“I told him that is our preferred location,” he says. “It’s not a done deal. It’s not finalized.”
Janet Pinkerton, vice president of region development for Trinity Health Corporation (which owns Mercy Hospital), says there have been discussions with D-DOT about the bus transfer station, but nothing is definite.
“No one talked to us,” says Pinkerton. “We were surprised as anyone else that it was in the paper.”
Mark Owens, Warren/Conner Development Coalition deputy director, was quoted in Nichols’ article as supporting the transfer station. But Owens told News Hits that his east side group opposes the plan. Community organizations have been trying to find the best use for the hospital and campus since it closed last February. They say a bus station is not appropriate because seniors live on the campus and should not have to tolerate the noise. Owens wrote Nichols a letter after the article was published stating that his group wants a bus station near the hospital grounds, but not on the property.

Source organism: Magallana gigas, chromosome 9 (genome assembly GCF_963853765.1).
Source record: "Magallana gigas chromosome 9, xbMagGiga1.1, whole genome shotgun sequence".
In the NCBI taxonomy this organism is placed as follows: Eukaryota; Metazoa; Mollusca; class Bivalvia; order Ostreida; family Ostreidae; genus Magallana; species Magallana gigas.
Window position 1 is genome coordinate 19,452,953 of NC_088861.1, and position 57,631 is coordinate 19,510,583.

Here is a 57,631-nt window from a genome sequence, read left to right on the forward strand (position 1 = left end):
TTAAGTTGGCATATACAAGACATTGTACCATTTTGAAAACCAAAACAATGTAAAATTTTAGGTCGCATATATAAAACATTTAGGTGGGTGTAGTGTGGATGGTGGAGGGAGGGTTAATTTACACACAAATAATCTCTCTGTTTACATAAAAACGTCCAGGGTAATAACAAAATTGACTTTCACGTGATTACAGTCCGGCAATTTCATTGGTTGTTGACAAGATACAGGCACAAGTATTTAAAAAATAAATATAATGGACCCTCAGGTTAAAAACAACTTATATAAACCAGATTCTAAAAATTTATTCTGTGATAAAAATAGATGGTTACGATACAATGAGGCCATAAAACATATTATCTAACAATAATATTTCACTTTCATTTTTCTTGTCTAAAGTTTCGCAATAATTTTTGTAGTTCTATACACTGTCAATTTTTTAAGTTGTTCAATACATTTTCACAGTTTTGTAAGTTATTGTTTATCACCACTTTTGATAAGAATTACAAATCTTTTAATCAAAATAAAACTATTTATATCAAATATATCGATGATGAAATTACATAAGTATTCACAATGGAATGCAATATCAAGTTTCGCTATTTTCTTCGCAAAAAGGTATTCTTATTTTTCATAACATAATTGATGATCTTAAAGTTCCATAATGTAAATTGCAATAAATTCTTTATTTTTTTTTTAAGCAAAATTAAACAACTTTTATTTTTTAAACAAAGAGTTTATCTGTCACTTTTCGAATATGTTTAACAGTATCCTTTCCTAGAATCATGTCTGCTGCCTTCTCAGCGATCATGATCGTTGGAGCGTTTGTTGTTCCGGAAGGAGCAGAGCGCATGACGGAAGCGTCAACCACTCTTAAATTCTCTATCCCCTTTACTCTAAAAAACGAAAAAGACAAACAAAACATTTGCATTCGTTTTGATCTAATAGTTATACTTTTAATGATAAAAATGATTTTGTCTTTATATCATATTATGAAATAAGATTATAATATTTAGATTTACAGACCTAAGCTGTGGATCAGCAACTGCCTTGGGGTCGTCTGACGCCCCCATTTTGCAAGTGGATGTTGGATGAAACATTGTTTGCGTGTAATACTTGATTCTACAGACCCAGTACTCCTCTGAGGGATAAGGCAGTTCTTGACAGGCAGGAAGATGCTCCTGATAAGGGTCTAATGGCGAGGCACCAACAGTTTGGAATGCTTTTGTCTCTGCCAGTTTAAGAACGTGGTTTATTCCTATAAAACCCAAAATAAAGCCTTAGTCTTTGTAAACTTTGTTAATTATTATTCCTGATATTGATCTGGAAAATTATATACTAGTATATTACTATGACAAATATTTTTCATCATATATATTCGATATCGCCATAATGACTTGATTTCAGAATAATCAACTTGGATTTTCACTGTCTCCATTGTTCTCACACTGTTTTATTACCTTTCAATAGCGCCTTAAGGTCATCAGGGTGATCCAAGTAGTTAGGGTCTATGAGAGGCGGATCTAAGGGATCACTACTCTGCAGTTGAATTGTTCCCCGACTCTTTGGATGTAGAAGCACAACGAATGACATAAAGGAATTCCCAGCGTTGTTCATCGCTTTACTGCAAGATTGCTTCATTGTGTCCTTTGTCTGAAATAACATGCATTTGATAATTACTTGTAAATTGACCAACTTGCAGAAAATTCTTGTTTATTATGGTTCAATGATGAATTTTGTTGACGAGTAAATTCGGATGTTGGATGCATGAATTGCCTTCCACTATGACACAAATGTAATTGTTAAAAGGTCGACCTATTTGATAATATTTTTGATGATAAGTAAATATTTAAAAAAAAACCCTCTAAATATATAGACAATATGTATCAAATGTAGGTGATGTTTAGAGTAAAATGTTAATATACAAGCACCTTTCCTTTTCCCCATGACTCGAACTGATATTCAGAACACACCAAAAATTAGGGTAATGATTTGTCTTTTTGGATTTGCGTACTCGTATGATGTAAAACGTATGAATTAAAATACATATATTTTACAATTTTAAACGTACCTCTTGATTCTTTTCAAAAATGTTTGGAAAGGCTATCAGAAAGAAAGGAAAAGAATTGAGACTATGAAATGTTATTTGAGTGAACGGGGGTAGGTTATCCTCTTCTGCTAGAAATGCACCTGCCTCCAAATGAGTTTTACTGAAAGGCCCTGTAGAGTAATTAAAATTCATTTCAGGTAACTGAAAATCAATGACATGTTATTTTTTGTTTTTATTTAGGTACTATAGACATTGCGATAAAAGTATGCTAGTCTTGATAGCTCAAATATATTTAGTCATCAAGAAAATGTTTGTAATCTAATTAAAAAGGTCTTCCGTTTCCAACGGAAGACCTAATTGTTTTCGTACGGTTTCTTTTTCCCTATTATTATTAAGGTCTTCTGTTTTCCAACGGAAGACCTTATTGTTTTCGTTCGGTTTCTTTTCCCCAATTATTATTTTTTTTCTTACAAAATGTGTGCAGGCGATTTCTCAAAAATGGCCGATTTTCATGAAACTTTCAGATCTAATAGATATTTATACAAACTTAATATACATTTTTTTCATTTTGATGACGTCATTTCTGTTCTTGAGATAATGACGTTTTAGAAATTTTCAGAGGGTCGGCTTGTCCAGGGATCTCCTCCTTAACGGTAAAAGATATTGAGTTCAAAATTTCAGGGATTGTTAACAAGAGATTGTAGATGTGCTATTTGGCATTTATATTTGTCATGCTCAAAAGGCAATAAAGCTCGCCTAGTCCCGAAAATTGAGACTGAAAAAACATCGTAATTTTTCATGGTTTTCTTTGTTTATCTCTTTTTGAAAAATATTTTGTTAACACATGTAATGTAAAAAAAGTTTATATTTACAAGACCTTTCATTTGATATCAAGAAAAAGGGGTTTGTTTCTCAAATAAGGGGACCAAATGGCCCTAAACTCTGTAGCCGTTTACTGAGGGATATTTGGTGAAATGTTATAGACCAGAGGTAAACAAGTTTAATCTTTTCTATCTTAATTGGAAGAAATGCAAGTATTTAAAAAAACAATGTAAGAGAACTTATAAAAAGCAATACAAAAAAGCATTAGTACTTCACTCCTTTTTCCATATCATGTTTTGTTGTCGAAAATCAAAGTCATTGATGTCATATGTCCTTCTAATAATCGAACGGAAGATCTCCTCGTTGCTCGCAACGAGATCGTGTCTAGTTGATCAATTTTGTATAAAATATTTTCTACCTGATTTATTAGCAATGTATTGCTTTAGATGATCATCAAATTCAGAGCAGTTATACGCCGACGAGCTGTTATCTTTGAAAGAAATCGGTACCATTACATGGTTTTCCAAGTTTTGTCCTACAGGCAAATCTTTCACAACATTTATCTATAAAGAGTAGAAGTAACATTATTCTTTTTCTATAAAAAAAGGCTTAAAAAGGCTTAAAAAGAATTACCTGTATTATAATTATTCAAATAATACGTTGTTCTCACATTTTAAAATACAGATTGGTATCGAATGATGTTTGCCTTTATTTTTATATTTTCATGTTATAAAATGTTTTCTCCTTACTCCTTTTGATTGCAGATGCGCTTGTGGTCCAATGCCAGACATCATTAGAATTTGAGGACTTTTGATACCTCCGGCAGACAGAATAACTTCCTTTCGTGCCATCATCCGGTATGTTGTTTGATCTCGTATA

“From my perspective,” says Nichols, “I’m sticking by my story.”
Pinkerton says that, in fact, Boysville (a Catholic-run rehabilitation center for troubled youth), SER Metro (an education and job training program) and the YMCA have been chosen as tentative tenants for the former hospital.
But many details must be worked out and nothing is final, says Pinkerton.Ann Mullen contributed to News Hits, which is edited by Curt Guyette. He can be reached at 313-202-8004 or firstname.lastname@example.org